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I have two different LANs in my home network, 192.168.0.1 (modem/switch) and 192.168.1.1 (router).

A switch is connected to the modem, it provides access to my PC, that's the 192.168.0.0/24 range. There's also a router connected to the modem, which provides wireless access to smartphones, tablets and another PC, that's the 192.168.1.0/24 range.

The wireless PC (192.168.1.x) can access the Samba share on the wired PC (192.168.0.x), but the wired PC can't access the Samba share in the wireless PC. The wireless PC can ping the wired PC, but the wired PC can't ping the wireless PC, or the router.

I read that I have to add a route to the system, so he can "see" the other network, but I didn't succeed in this task. I hope that someone can point me in the right direction.

I'm running Debian Stretch on both computers, Samba is properly configured and the ports are open in the firewall of both systems.

ip route of the wired computer

default via 192.168.0.1 dev enp3s0 proto static metric 100 
192.168.0.0/24 dev enp3s0 proto kernel scope link src 192.168.0.3 metric 100

ip route of the wireless computer

default via 192.168.1.1 dev wlp1s0 proto static metric 600 
169.254.0.0/16 dev wlp1s0 scope link metric 1000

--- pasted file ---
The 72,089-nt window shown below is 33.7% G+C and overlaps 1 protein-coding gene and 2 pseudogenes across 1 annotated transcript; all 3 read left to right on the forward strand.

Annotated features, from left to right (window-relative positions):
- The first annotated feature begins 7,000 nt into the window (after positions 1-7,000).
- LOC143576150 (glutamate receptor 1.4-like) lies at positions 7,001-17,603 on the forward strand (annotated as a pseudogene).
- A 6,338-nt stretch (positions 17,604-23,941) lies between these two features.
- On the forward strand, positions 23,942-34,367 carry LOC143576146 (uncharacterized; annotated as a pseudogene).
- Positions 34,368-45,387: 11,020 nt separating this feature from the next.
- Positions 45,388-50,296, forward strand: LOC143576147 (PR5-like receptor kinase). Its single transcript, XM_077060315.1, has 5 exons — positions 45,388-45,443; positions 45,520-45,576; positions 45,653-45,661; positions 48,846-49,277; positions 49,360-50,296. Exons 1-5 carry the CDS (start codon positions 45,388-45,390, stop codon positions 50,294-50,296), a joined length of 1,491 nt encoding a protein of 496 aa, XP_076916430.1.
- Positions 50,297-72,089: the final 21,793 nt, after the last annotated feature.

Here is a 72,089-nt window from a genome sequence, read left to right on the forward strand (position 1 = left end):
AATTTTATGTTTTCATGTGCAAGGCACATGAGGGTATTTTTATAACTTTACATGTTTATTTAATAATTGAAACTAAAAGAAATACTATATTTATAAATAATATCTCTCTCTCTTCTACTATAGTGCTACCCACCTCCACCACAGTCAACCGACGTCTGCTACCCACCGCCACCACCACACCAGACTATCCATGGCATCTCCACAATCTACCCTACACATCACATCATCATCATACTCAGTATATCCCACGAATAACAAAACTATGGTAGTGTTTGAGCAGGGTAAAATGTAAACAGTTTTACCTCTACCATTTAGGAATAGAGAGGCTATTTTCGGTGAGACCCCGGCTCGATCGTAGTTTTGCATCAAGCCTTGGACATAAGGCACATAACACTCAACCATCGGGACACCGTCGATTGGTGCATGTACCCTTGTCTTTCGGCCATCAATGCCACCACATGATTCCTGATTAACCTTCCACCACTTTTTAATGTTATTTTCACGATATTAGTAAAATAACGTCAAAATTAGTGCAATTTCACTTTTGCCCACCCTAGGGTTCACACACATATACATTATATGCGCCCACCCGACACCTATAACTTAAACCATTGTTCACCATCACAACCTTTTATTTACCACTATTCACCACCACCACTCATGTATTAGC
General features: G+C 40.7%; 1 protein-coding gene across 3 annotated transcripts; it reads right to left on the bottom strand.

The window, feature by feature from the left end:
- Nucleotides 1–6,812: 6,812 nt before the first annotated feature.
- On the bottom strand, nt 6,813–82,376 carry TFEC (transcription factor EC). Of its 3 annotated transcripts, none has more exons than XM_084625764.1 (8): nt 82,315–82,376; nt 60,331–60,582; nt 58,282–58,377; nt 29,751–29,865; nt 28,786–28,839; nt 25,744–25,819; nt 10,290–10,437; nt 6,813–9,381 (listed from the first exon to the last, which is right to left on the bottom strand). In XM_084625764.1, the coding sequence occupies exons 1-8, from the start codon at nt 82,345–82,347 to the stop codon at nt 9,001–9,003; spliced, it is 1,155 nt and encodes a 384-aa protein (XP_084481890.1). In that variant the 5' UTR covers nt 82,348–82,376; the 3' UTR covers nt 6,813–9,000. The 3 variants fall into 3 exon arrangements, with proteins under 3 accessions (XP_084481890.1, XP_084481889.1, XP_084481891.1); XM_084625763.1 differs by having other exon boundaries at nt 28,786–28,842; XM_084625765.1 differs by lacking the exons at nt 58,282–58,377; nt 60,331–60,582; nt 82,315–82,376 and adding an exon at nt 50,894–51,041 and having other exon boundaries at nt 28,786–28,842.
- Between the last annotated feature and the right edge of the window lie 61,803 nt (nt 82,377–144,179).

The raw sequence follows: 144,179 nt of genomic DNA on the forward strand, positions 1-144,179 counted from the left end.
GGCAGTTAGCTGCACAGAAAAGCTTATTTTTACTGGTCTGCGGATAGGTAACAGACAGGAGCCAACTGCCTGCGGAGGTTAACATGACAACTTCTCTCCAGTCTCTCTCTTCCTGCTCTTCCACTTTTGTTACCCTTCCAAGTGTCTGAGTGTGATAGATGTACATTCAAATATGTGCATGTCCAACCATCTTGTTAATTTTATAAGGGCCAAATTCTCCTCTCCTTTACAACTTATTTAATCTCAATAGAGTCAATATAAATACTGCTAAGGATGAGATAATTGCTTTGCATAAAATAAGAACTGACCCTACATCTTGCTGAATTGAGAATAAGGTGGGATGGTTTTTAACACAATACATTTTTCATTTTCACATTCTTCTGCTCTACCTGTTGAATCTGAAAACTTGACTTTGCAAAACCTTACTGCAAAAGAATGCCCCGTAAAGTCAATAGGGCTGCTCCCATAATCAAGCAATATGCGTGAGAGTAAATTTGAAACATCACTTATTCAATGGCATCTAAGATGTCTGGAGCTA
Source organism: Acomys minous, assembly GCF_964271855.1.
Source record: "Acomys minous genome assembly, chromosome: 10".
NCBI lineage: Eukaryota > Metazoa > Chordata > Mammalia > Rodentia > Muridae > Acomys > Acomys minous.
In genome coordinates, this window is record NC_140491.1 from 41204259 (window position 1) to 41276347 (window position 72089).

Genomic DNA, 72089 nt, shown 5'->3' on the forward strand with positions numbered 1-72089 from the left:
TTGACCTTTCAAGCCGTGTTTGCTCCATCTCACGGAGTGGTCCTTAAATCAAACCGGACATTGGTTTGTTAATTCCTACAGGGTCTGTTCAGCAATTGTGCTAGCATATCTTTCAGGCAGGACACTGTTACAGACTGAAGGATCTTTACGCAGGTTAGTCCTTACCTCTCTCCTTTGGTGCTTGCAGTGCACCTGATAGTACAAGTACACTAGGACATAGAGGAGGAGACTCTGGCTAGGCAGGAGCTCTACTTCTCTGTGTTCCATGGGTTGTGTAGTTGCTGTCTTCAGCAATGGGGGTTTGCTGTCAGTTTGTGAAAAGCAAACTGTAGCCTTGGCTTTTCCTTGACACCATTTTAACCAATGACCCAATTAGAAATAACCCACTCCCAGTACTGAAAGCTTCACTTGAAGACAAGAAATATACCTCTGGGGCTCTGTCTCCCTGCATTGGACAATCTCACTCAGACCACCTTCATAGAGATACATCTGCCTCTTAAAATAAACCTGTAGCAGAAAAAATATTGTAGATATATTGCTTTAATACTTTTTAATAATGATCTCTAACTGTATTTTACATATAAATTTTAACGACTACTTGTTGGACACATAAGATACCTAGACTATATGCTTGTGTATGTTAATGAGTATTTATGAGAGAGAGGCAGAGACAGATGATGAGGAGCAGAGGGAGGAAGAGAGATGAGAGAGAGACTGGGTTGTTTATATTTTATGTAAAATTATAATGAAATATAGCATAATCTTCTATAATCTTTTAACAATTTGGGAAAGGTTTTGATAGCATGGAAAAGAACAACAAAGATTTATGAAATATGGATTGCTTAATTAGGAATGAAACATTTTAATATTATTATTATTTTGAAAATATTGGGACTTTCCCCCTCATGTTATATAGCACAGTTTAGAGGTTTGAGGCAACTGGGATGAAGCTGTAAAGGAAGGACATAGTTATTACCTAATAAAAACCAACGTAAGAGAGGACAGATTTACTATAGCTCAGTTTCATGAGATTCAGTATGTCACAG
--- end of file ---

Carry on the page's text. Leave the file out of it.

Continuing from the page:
192.168.1.0/24 dev wlp1s0 proto kernel scope link src 192.168.1.187 metric 600
  • As always, the default gateway needs to be able to access both networks. – Ignacio Vazquez-Abrams Oct 29 '17 at 20:06
  • Can you add the output of ip route on both machines (wireless and wired) to your question? – xenoid Oct 29 '17 at 20:09
  • @IgnacioVazquez-Abrams That's what I'm asking how to do. – user803949 Oct 29 '17 at 20:23
  • @xenoid Added to the question. – user803949 Oct 29 '17 at 20:24
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I ended up cascading my router in LAN-to-LAN.

I pluged the cable that comes out of the LAN port of the modem in the LAN port of the router, instead of the WAN port, and disabled DHCP in the router. Now all devices are in the same LAN.

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And to explain why all devices need to be in the same LAN segment (no matter how you arrange your routers and switches to achieve this):

SMB is a broadcast protocol, that communicates by regularly sending broadcast packets. Unless you take explicit steps to route those packets between different LAN segements, or you explicitely use some other means to connect different LAN segments for SMB, that means that only devices in the same LAN segment (broadcast domain) will discover each other via SMB.

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